Short Sale Tax Forgiveness Bill for 2014 May Pass Before Year End

by Rich Vetstein on December 5, 2014 · 1 comment

in Foreclosure, Mortgage Crisis, Mortgages, Short Sales

Massachusetts-Short-Sales.jpgShort Sale Sellers In 2014 Would Get Key Tax Break

A bill that would extend a key tax break to tens of thousands of short sale sellers who sold their homes in 2014 for less than they owed on their mortgages passed the U.S. House on Wednesday and is headed to the Senate for consideration.

A one-year extension of the Mortgage Debt Forgiveness Act, which expired Dec. 31, 2013, was included in the Tax Increase Prevention Act of 2014 and passed the House on Wednesday on a 378-46 vote. Short sale advocates and real estate groups have been lobbying hard all year to help homeowners sold their home through a short sale avoid a devastating tax bill which they likely could not afford.

Traditionally, if a lender allows a homeowner to sell a property for less than the amount owed on the mortgage, the homeowner has to report that forgiven debt as taxable income to the Internal Revenue Service. The Mortgage Debt Forgiveness Act of 2007, which had been extended multiple times, allowed taxpayers to exclude that forgiven debt from their annual income calculations.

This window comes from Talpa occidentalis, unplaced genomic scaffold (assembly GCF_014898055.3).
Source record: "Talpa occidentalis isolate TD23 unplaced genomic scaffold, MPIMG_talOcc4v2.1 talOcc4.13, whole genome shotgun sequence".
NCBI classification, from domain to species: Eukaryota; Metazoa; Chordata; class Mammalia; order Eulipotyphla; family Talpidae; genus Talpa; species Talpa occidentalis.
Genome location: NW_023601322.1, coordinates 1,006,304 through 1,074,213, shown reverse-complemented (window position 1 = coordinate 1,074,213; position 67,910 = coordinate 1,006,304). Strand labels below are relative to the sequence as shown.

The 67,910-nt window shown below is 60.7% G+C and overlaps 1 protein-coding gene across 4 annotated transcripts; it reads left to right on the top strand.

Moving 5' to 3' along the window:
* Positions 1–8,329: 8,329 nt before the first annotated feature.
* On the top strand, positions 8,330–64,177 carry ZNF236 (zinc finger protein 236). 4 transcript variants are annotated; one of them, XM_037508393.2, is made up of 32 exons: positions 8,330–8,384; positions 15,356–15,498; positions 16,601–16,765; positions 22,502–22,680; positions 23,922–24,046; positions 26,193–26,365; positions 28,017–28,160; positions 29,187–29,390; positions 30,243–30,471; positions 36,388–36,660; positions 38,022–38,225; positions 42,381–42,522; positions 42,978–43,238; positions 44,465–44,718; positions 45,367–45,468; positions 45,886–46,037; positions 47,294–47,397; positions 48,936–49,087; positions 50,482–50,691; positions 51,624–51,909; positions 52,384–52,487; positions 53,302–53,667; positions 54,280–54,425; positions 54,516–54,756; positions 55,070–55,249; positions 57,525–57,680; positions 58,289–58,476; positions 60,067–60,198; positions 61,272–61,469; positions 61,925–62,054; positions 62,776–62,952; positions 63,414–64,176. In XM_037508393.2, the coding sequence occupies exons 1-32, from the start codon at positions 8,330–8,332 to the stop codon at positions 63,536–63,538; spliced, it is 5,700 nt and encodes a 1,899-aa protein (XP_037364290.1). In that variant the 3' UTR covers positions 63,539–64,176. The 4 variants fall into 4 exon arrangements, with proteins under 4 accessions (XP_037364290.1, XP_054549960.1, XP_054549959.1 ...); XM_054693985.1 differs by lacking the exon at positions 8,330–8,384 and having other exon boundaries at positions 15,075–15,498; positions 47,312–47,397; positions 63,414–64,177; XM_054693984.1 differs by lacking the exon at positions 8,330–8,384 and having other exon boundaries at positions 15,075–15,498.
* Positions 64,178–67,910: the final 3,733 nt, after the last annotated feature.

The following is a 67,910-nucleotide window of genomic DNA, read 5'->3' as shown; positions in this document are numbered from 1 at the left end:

The tax break lapsed in 2013, forcing homeowners to either gamble that it would be revived and proceed with a short sale or remain in homes that they either couldn’t afford or couldn’t sell because the mortgages were underwater.

If the bill does not pass, all is not lost. According to some experts, there are other ways under the IRS Code for insolvency to exclude a short sale tax forgiveness from income. Consult a qualified tax attorney or CPA for guidance.

An analysis earlier this year by the Urban Institute concluded that uncertainty over whether the tax break would be renewed could affect up to 2 million seriously underwater borrowers, including some who would eventually fall into foreclosure.

I’ll be keeping tabs on this important issue.

  • GreaterBostonShortSales

    Great news, Rich. Probably worth noting that the Massachusetts Tax Code doesn’t recognize the Mortgage Debt Relief Act. The extension will, however, allow more homeowners to avoid paying Federal Taxes on cancelation of debt income following a short sale. Honestly, we haven’t seen any decrease in the amount of short sales during 2014 but the Debt Relief Act extension should encourage those homeowners who are on the fence to pursue a short sale in 2015.

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